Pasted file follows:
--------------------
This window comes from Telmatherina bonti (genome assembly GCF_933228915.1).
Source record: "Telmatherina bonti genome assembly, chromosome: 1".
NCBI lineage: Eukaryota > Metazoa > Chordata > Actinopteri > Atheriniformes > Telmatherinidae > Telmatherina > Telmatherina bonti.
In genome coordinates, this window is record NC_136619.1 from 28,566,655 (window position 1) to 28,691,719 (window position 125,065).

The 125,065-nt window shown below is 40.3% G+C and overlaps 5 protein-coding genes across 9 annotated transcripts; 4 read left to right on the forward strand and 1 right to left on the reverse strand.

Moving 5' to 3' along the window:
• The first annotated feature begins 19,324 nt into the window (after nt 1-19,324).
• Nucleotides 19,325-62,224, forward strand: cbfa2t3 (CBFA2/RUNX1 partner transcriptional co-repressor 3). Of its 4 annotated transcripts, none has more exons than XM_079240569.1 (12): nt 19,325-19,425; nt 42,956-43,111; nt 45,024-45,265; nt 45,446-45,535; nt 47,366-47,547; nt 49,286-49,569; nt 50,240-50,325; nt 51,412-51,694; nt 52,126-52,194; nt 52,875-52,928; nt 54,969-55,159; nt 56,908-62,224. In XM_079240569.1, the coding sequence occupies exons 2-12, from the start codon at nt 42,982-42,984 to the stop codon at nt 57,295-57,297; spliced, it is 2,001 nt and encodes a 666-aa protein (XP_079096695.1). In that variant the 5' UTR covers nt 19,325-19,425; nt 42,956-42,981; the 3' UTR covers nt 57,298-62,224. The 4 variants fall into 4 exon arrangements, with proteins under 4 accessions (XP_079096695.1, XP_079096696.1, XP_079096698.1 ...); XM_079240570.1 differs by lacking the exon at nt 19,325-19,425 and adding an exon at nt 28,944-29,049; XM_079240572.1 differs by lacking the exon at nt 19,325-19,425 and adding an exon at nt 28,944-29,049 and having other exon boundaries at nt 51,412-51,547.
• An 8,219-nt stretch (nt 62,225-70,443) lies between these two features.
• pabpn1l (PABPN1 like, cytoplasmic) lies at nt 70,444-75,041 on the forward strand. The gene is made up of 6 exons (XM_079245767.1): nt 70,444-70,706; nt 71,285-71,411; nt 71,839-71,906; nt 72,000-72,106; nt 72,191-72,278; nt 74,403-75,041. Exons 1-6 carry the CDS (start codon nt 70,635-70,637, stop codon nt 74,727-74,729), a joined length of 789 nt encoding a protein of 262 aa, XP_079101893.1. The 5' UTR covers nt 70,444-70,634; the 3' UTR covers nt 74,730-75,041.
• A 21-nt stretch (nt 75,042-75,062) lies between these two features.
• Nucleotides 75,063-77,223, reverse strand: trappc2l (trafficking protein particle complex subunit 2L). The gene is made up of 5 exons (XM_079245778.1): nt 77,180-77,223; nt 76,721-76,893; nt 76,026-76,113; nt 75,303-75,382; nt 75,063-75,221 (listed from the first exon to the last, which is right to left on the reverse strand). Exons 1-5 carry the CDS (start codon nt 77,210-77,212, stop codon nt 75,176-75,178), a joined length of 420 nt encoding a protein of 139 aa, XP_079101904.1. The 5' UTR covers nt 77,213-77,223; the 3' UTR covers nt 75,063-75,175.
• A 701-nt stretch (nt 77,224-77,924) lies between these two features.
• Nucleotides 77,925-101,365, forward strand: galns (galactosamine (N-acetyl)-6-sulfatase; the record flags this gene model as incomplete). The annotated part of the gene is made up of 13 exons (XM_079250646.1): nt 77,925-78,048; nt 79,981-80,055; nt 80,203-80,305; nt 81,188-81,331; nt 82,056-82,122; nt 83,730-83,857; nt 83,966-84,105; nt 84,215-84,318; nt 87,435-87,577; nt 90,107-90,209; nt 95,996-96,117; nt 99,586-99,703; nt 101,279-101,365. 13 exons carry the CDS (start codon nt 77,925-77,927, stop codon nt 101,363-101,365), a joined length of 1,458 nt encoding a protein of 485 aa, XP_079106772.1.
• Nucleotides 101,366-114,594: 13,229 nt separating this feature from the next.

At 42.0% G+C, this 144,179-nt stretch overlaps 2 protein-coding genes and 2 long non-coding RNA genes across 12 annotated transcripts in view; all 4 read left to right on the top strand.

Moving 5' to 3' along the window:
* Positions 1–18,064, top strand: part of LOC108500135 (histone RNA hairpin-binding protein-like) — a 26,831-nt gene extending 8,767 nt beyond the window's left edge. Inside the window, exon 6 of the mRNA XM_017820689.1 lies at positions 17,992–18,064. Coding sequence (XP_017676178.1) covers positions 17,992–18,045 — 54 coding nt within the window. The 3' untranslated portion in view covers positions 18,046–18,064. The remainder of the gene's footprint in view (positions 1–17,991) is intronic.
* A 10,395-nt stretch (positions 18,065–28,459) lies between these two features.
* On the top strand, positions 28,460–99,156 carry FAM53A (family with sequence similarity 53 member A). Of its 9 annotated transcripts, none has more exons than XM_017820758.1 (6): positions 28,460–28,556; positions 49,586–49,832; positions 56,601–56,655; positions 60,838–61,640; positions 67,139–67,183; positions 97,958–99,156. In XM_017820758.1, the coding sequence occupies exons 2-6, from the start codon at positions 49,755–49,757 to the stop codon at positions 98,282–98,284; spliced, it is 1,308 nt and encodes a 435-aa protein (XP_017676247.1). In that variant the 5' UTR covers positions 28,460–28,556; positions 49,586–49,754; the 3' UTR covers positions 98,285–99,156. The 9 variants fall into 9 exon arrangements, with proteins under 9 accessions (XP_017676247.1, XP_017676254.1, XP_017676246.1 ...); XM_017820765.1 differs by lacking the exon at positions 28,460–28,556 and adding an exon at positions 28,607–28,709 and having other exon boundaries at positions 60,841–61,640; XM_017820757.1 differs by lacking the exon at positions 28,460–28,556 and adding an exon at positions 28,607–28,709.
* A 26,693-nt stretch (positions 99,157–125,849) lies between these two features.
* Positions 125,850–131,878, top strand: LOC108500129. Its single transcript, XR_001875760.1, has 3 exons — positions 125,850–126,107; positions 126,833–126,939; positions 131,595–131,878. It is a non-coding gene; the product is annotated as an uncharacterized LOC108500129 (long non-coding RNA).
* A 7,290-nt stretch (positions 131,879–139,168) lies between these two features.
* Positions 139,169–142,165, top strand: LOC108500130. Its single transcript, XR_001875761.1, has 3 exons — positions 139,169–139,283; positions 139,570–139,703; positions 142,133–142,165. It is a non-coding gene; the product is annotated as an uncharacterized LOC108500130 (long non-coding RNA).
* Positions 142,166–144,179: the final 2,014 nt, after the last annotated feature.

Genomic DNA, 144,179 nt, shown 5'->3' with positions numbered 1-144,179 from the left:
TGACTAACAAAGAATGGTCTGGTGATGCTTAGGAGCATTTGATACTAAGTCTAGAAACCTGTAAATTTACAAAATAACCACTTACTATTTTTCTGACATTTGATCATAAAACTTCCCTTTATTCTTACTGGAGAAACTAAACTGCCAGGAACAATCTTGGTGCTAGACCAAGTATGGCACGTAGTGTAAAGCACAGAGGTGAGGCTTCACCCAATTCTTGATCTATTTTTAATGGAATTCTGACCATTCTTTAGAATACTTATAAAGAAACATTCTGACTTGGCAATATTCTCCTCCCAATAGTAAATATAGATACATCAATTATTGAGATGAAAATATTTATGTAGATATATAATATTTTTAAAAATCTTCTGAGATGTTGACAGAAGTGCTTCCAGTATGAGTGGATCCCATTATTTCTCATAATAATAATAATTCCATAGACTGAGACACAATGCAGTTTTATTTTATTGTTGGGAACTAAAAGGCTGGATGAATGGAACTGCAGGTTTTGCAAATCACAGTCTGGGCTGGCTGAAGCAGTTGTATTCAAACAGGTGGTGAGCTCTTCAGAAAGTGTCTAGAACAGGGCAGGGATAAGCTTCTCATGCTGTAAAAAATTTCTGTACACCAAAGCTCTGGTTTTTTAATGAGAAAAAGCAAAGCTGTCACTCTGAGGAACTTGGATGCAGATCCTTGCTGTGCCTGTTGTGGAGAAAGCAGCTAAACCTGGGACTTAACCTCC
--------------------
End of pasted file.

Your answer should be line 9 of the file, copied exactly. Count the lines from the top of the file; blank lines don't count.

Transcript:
• An 8,219-nt stretch (nt 62,225-70,443) lies between these two features.